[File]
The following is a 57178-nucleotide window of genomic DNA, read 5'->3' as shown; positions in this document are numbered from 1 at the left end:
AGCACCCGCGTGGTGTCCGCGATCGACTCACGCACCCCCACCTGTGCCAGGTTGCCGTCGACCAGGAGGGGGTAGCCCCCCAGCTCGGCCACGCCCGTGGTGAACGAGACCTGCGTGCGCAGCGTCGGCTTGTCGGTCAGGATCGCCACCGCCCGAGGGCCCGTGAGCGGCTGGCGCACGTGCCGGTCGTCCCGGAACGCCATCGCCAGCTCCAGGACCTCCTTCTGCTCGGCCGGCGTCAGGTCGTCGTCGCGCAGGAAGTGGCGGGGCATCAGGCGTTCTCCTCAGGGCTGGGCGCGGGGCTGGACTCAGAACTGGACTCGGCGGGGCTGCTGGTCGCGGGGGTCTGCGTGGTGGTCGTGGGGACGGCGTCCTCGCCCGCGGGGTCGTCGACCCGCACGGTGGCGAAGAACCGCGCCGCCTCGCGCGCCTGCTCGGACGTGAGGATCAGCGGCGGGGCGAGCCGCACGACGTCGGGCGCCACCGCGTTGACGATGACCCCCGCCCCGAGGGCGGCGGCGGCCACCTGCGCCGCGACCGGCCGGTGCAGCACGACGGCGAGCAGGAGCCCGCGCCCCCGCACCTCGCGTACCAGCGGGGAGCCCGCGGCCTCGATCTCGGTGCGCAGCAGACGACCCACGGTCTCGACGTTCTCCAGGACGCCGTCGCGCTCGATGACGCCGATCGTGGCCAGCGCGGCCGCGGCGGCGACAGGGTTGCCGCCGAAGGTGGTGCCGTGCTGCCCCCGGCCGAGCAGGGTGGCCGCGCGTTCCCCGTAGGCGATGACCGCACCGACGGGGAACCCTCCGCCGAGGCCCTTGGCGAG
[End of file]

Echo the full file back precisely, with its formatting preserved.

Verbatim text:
The following is a 57178-nucleotide window of genomic DNA, read 5'->3' as shown; positions in this document are numbered from 1 at the left end:
AGCACCCGCGTGGTGTCCGCGATCGACTCACGCACCCCCACCTGTGCCAGGTTGCCGTCGACCAGGAGGGGGTAGCCCCCCAGCTCGGCCACGCCCGTGGTGAACGAGACCTGCGTGCGCAGCGTCGGCTTGTCGGTCAGGATCGCCACCGCCCGAGGGCCCGTGAGCGGCTGGCGCACGTGCCGGTCGTCCCGGAACGCCATCGCCAGCTCCAGGACCTCCTTCTGCTCGGCCGGCGTCAGGTCGTCGTCGCGCAGGAAGTGGCGGGGCATCAGGCGTTCTCCTCAGGGCTGGGCGCGGGGCTGGACTCAGAACTGGACTCGGCGGGGCTGCTGGTCGCGGGGGTCTGCGTGGTGGTCGTGGGGACGGCGTCCTCGCCCGCGGGGTCGTCGACCCGCACGGTGGCGAAGAACCGCGCCGCCTCGCGCGCCTGCTCGGACGTGAGGATCAGCGGCGGGGCGAGCCGCACGACGTCGGGCGCCACCGCGTTGACGATGACCCCCGCCCCGAGGGCGGCGGCGGCCACCTGCGCCGCGACCGGCCGGTGCAGCACGACGGCGAGCAGGAGCCCGCGCCCCCGCACCTCGCGTACCAGCGGGGAGCCCGCGGCCTCGATCTCGGTGCGCAGCAGACGACCCACGGTCTCGACGTTCTCCAGGACGCCGTCGCGCTCGATGACGCCGATCGTGGCCAGCGCGGCCGCGGCGGCGACAGGGTTGCCGCCGAAGGTGGTGCCGTGCTGCCCCCGGCCGAGCAGGGTGGCCGCGCGTTCCCCGTAGGCGATGACCGCACCGACGGGGAACCCTCCGCCGAGGCCCTTGGCGAG